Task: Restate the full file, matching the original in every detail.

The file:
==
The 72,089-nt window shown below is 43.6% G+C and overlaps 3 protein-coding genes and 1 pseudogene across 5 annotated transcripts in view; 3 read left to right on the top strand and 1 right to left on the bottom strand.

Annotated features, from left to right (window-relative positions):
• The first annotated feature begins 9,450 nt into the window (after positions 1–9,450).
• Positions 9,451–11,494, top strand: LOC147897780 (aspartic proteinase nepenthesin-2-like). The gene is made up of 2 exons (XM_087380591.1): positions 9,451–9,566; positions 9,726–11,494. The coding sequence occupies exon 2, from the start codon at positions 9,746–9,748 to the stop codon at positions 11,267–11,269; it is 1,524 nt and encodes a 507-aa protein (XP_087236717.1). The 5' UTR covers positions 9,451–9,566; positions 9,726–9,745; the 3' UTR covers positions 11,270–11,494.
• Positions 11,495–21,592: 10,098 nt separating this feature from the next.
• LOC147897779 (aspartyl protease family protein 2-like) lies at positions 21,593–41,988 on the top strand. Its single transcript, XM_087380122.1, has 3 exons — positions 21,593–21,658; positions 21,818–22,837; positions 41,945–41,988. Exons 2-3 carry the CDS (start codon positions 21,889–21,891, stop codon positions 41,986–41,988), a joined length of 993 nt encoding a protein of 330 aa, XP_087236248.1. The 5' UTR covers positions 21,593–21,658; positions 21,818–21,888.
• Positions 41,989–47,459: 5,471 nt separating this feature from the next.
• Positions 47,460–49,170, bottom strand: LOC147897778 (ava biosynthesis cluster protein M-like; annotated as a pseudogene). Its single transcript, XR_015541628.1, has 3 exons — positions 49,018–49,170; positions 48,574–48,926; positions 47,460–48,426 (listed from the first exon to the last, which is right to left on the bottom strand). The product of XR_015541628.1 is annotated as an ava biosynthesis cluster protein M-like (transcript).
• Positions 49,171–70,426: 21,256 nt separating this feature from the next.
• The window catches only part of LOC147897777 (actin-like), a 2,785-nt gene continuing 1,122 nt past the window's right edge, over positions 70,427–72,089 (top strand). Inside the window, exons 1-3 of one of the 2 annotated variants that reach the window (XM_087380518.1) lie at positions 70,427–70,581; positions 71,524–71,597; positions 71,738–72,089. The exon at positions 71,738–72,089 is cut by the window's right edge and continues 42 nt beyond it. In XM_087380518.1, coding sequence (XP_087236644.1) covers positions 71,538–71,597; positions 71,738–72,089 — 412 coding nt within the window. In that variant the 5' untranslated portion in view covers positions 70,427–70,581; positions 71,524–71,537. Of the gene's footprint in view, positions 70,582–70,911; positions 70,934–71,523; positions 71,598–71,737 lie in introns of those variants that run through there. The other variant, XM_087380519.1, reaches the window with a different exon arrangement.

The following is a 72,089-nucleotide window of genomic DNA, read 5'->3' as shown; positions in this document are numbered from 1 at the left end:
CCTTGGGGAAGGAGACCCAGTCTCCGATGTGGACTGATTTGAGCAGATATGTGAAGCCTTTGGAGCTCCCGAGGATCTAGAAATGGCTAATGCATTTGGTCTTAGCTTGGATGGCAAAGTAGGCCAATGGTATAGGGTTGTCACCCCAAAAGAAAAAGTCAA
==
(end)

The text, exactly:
The 72,089-nt window shown below is 43.6% G+C and overlaps 3 protein-coding genes and 1 pseudogene across 5 annotated transcripts in view; 3 read left to right on the top strand and 1 right to left on the bottom strand.

Annotated features, from left to right (window-relative positions):
• The first annotated feature begins 9,450 nt into the window (after positions 1–9,450).
• Positions 9,451–11,494, top strand: LOC147897780 (aspartic proteinase nepenthesin-2-like). The gene is made up of 2 exons (XM_087380591.1): positions 9,451–9,566; positions 9,726–11,494. The coding sequence occupies exon 2, from the start codon at positions 9,746–9,748 to the stop codon at positions 11,267–11,269; it is 1,524 nt and encodes a 507-aa protein (XP_087236717.1). The 5' UTR covers positions 9,451–9,566; positions 9,726–9,745; the 3' UTR covers positions 11,270–11,494.
• Positions 11,495–21,592: 10,098 nt separating this feature from the next.
• LOC147897779 (aspartyl protease family protein 2-like) lies at positions 21,593–41,988 on the top strand. Its single transcript, XM_087380122.1, has 3 exons — positions 21,593–21,658; positions 21,818–22,837; positions 41,945–41,988. Exons 2-3 carry the CDS (start codon positions 21,889–21,891, stop codon positions 41,986–41,988), a joined length of 993 nt encoding a protein of 330 aa, XP_087236248.1. The 5' UTR covers positions 21,593–21,658; positions 21,818–21,888.
• Positions 41,989–47,459: 5,471 nt separating this feature from the next.
• Positions 47,460–49,170, bottom strand: LOC147897778 (ava biosynthesis cluster protein M-like; annotated as a pseudogene). Its single transcript, XR_015541628.1, has 3 exons — positions 49,018–49,170; positions 48,574–48,926; positions 47,460–48,426 (listed from the first exon to the last, which is right to left on the bottom strand). The product of XR_015541628.1 is annotated as an ava biosynthesis cluster protein M-like (transcript).
• Positions 49,171–70,426: 21,256 nt separating this feature from the next.
• The window catches only part of LOC147897777 (actin-like), a 2,785-nt gene continuing 1,122 nt past the window's right edge, over positions 70,427–72,089 (top strand). Inside the window, exons 1-3 of one of the 2 annotated variants that reach the window (XM_087380518.1) lie at positions 70,427–70,581; positions 71,524–71,597; positions 71,738–72,089. The exon at positions 71,738–72,089 is cut by the window's right edge and continues 42 nt beyond it. In XM_087380518.1, coding sequence (XP_087236644.1) covers positions 71,538–71,597; positions 71,738–72,089 — 412 coding nt within the window. In that variant the 5' untranslated portion in view covers positions 70,427–70,581; positions 71,524–71,537. Of the gene's footprint in view, positions 70,582–70,911; positions 70,934–71,523; positions 71,598–71,737 lie in introns of those variants that run through there. The other variant, XM_087380519.1, reaches the window with a different exon arrangement.

The following is a 72,089-nucleotide window of genomic DNA, read 5'->3' as shown; positions in this document are numbered from 1 at the left end:
CCTTGGGGAAGGAGACCCAGTCTCCGATGTGGACTGATTTGAGCAGATATGTGAAGCCTTTGGAGCTCCCGAGGATCTAGAAATGGCTAATGCATTTGGTCTTAGCTTGGATGGCAAAGTAGGCCAATGGTATAGGGTTGTCACCCCAAAAGAAAAAGTCAA